Colorado’s USWNT stars free to play their best after historic U.S. Soccer collective bargaining agreement

The 2023 Women’s World Cup qualifiers are just two weeks away. And instead of dwelling on previously longstanding off-the-field issues, the United States Women’s National Team can just play.

It’s about time.

At least that’s what Mallory Pugh and Sophia Smith emphatically said Tuesday during a news conference ahead of the USWNT’s friendly against Colombia at 5:30 p.m. Saturday in Commerce City.

The match at Dick’s Sporting Goods Park will mark the first for the program since historic collective bargaining agreements between the U.S. Soccer Federation and the men’s and women’s national team players associations were announced in mid-May.

The deal achieved guaranteed equal pay and equal rates of pay for both teams through 2028 and includes World Cup prize money. Multiple players on the USWNT had been fighting for equal pay since 2016.

The 26-player squad practiced at the UCHealth Training Center on Tuesday and three Colorado natives, Smith, Pugh and Jaelin Howell, addressed media on a wide range of topics, including the new CBA. For Smith, a 21-year-old Windsor native who has only been on the squad since 2020, the agreement still feels seismic one month later.

“I mean it’s awesome, I’m just so blessed to be in position,” Smith said. “We’re always thanking the people that came before us and those who have literally been fighting this fight for probably longer than I’ve been alive. For us to benefit from that is amazing.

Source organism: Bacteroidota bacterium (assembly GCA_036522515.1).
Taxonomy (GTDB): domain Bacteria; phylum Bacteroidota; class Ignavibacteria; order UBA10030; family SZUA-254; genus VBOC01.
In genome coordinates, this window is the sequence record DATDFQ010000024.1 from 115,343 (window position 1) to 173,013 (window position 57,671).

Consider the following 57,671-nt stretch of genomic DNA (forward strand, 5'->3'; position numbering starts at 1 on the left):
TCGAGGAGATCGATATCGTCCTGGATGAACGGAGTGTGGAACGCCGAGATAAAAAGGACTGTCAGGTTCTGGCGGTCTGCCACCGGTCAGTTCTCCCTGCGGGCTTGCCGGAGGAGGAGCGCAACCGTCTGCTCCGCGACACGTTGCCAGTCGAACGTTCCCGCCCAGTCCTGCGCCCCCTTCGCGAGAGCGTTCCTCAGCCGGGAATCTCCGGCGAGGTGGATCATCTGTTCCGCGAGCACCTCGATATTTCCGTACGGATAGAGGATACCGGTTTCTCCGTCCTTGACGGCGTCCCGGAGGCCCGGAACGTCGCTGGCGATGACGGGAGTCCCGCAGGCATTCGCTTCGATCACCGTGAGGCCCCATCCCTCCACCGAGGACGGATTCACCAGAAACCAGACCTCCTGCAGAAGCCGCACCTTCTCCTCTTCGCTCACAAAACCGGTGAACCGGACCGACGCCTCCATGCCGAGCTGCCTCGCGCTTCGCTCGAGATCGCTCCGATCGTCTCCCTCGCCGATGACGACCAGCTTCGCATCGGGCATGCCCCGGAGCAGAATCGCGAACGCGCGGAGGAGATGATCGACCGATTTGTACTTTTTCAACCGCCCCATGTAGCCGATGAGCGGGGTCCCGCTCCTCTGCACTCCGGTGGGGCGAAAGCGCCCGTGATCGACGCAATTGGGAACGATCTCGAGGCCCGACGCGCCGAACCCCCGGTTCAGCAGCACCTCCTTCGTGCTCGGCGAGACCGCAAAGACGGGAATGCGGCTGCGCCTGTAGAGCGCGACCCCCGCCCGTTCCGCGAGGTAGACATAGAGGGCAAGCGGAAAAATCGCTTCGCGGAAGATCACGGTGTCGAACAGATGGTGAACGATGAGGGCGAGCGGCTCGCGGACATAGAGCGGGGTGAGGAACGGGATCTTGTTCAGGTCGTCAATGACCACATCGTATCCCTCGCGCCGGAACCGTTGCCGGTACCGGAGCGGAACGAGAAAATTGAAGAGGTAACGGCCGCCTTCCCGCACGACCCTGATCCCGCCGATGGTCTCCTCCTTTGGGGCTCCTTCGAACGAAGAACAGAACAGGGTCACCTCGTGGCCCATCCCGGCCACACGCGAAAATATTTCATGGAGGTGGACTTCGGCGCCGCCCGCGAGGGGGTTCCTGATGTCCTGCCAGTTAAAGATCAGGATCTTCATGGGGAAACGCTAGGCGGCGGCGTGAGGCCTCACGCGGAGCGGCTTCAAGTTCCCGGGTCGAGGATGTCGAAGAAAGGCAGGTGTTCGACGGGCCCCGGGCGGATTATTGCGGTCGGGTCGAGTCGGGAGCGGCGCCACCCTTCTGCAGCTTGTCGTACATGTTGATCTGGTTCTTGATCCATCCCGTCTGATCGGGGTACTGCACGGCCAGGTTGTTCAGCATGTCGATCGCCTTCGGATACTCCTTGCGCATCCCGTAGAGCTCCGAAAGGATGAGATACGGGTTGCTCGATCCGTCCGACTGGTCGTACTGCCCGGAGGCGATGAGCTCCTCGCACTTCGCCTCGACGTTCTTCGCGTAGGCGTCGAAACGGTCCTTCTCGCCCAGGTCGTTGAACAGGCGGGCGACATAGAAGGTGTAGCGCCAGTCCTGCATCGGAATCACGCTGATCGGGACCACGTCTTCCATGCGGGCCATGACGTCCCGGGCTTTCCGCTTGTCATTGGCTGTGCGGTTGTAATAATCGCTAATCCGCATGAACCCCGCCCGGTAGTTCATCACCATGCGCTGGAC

“(I was) excited — but also — finally, relieved. Because it’s long overdue and it’s something that should’ve happened a long time ago. It’s definitely a big stepping stone, but, obviously I think there’s still a long ways to go.”

Smith has been on a tear this season with the Portland Thorns in the NWSL. She is the second-highest scorer with eight goals so far in the regular season. Across all competitions, including club and national team matches, she has 15 goals in 2022.

Still, with a major tournament on the horizon and her first Women’s World Cup qualifying tournament no less, the opportunity to just concentrate on matches is a win-win.

“I’m just looking forward to playing games with this group, I think it’s an awesome roster,” Smith said in her opening comments. “I’m really excited with what I think we can do. I think the older players are just giving us a lot of insight on how these tournaments work. These teams are good teams, you never know what you’re gonna get from them, so to expect anything. Just prepare for the best teams and do what we have to do to get the results that we need.”

In the month since the agreement, women’s national teams have pressed federations on the issue of equal pay across the globe.

 

The Spanish women’s national team will receive the same percentage of bonuses as the men’s team, effective as of last week, while the Netherlands agreed to a similar deal which will start in July. Norway and Australia also have equal pay deals for the same game day pay rate, but the U.S. Soccer deal addressed total compensation gap.

For Pugh, a Highlands Ranch native who has been with the national team since 2016 and scored six times in 2022, it’s the end of one chapter, but the beginning of an entirely new one for the future of women’s sports.

“The one thing that I keep saying is that I am grateful,” Pugh said. “I think that there have been so many people that have put in so much time and effort in this whole process, and it’s been a long process. To finally reach our goal and get what we deserve, it’s just really cool to see. I think it’s also very hopeful, just to see how women’s sports is gonna continue to grow and evolve. Hopefully we just keep moving forward.”

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